Several female workers, who were earlier granted reprieves from death sentences, recently returned to Indonesia.

According to the report, at least 67 Indonesian migrant workers in Saudi Arabia, Malaysia, China and Iran, who earlier faced death penalties, ultimately have managed to walk free under the efforts of Indonesian government.

Source: Xinhua, July 20, 2014

Arizona: Court Delays Execution Over Secrecy With Drugs

A federal appeals court has delayed the imminent execution of an Arizona man, saying he has a legal right to details about the lethal injection drugs to be used and about the qualifications of the execution team.

The ruling on Saturday, by a divided three-judge panel of the United States Court of Appeals for the Ninth Circuit, in San Francisco, contrasted sharply with recent decisions by other state and federal courts defending states’ rights to keep information about drug sources secret.

“This is the first time a circuit court has ruled that the plaintiff has a right to know the source of execution drugs,” said Jennifer Moreno, an expert on lethal injection law at the Death Penalty Clinic of the University of California, Berkeley, School of Law.

The appeals court ruling came four days before the scheduled execution of Joseph Wood, who was convicted of the killings of two people and sentenced to death.

But Arizona officials were not backing down. On Sunday, the state appealed to the Ninth Circuit for reconsideration by a wider panel of judges and it appeared possible that the state would appeal all the way to the United States Supreme Court if necessary.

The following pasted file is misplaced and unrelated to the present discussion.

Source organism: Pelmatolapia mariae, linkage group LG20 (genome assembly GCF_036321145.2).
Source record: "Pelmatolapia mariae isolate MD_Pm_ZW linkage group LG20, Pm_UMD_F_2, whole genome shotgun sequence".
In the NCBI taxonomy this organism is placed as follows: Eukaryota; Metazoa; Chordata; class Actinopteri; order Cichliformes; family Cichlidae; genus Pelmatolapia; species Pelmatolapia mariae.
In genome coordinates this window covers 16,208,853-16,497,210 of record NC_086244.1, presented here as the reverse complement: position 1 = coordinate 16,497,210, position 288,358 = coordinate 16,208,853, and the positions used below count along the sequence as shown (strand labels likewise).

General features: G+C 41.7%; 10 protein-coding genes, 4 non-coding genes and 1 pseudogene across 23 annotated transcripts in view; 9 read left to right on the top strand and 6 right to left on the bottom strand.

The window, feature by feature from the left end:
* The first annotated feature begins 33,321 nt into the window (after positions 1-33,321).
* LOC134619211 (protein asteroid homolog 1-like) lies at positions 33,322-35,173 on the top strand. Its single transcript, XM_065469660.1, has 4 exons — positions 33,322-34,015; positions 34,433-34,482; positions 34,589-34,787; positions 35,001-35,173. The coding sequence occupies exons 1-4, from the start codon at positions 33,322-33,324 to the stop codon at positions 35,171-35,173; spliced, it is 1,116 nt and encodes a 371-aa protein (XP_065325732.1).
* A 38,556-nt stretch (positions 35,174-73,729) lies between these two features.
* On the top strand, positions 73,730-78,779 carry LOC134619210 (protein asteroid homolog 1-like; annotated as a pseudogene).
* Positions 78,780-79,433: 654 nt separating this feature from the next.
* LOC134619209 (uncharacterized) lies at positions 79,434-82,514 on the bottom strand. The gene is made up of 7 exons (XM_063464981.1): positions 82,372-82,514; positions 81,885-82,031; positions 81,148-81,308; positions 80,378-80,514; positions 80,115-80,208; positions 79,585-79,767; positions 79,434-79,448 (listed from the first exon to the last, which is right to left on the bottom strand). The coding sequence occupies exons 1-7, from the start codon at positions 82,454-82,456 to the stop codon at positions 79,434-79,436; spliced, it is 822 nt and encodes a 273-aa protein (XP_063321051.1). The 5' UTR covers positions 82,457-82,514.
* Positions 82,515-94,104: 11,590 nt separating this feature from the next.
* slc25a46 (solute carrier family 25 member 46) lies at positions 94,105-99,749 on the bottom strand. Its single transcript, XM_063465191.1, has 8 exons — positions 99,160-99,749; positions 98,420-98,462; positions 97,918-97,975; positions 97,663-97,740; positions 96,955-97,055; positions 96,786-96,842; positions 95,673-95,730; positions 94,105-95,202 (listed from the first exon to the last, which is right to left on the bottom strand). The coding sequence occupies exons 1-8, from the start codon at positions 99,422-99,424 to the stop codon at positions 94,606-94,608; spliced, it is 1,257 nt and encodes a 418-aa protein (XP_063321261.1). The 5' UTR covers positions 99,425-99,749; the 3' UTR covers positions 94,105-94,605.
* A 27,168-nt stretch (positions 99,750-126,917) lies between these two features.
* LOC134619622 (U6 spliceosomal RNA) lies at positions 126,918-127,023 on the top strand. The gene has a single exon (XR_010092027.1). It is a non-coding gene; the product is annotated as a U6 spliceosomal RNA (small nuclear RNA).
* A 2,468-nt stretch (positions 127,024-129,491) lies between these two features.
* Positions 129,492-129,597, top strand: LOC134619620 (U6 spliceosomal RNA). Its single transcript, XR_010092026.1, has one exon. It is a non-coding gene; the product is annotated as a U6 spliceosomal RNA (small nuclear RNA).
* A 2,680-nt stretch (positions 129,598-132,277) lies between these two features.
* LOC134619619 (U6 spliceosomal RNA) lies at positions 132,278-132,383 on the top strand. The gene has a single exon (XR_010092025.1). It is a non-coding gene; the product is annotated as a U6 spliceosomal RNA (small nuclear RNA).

Source: The New York Times, Erik Eckholm, July 20, 2014

Sunday, July 20, 2014

Is Oregon's death penalty as 'cruel and unusual' as California's?

Oregon death penalty foes found a lot to like in a federal court decision handed down this week in California.

U.S. District Judge Cormac J. Carney vacated the death sentence of Ernest Dewayne Jones, condemned to death on April 7, 1995, ruling that capital punishment in California violates the constitutional right of prisoners not to be subjected to cruel and unusual punishment.

Carney's Wednesday ruling noted that more than 900 prisoners have been sentenced to die in California since 1978, but only 13 have been executed.

"For the rest," Carney wrote, "the dysfunctional administration of California's death penalty system has resulted, and will continue to result, in an inordinate and unpredictable period of delay preceding their actual execution. Indeed, for most, systemic delay has made their execution so unlikely that the death sentence carefully and deliberately imposed by the jury has been transformed into one no rational jury or legislature could ever impose: life in prison, with the remote possibility of death."

Jeff Ellis, a criminal defense attorney on the board of Oregonians for Alternatives to the Death Penalty, boiled the order down in a dozen words:

"California has nothing on Oregon. Our death penalty system is even worse."

Ellis noted that Oregon has executed just 2 men - both volunteers, both executed in the late 1990s after waiving their appeals - since the latest incarnation of capital punishment was passed into state law.

"Of the individuals currently under a death sentence in Oregon, 8 have been on death row for over 25 years," Ellis wrote. "The last person to die on death row was Gary Zweigert in 2013. He died of natural causes.

"In reality, Oregon pays for the most expensive version of life in prison imaginable. It is the opposite of being smart on crime."